WORKS: Ars Nova (The Medieval Inspiration): Liber sequentiarum; Trumpet Sonata; Sólarljód
PERFORMER: Solveig Kringelborn (soprano), Ole Edvard Antonsen (trumpet), Wolfgang Plagge (piano)
CATALOGUE NO: 5 (distr. +47 22 62 81 10; www.2l.no)
True it may be, as historian David Starkey announced on TV not long ago, that we are still living with the effects of the Reformation. If so, could he please explain this phenomenon: a set of pieces for soprano and trumpet, the Liber sequentiarum, based on Gregorian chant as a homage to the Norwegian pre-Reformation repertoire of that music (all but lost), with a bit of New-Age ethos thrown in for comfort (hence the ‘Nova’), and sounding like middle-aged Hindemith?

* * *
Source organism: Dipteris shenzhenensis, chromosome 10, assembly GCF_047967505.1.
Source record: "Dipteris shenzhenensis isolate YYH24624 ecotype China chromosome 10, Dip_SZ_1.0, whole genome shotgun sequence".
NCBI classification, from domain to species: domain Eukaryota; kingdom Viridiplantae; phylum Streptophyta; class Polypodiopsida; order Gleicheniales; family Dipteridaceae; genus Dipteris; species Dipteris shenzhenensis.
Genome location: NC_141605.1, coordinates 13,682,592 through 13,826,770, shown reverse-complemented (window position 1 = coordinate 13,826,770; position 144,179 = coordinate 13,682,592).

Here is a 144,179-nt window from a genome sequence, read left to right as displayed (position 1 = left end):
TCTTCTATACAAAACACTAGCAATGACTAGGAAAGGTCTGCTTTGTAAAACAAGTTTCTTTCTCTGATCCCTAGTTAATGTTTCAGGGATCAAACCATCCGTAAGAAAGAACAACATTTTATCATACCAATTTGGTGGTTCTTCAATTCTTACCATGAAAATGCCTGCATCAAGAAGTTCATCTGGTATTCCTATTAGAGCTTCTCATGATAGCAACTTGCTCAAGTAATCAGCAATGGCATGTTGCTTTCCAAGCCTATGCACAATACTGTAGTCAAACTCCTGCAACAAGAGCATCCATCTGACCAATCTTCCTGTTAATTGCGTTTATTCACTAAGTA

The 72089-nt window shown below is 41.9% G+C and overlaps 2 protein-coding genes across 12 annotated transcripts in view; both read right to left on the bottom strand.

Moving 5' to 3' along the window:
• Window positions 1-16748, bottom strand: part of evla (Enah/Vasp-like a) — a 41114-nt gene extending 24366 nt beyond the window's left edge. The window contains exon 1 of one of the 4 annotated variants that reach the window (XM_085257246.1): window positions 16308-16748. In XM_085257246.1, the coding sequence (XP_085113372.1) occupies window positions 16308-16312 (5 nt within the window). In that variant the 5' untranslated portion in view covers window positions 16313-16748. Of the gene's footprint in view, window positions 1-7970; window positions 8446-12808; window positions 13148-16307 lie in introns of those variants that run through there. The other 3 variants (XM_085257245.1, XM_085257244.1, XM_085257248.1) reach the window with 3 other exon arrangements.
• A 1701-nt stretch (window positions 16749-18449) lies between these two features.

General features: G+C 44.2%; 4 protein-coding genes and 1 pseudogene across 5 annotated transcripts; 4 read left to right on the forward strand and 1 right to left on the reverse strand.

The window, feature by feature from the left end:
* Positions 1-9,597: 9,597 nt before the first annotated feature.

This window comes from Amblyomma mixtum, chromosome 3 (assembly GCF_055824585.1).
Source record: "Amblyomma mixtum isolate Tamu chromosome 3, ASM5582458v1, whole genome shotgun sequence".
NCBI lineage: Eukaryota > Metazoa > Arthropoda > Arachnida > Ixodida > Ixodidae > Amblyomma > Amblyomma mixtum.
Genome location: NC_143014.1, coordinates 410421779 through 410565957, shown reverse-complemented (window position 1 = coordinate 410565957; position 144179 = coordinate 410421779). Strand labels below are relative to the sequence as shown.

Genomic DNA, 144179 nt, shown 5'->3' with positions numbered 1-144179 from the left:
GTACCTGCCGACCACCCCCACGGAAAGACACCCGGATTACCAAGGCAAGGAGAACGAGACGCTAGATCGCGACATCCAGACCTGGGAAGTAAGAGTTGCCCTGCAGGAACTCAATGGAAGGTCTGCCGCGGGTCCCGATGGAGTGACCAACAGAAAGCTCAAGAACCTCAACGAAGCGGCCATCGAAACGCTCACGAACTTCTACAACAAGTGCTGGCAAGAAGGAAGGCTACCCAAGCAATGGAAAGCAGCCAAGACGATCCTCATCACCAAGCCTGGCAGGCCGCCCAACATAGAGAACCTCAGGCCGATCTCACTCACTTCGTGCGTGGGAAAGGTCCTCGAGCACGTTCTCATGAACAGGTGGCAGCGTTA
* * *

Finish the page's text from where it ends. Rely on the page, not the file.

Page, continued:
Composer and pianist Wolfgang Plagge is the man responsible; and even if at first his homage sounds like a hybrid, you might just get to like it. The chromatic trumpet lines of the Liber would have gained full marks from Hindemith for their workmanship, not least for their graceful integration with the modality of the original chants, as sung by soprano Solveig Kringelborn. In the responsorial-style alternations of the Sonata for trumpet and piano, timeflow itself is apparently under scrutiny, according to the composer’s booklet note. Certainly, however, with trumpet player Ole Edvard Antonsen’s artistry to admire, time passes well enough, as it does in the atmospheric song cycle on the medieval Norse text, Sólarljód, sung by Kringelborn with the composer himself as efficient accompanist. Nicholas Williams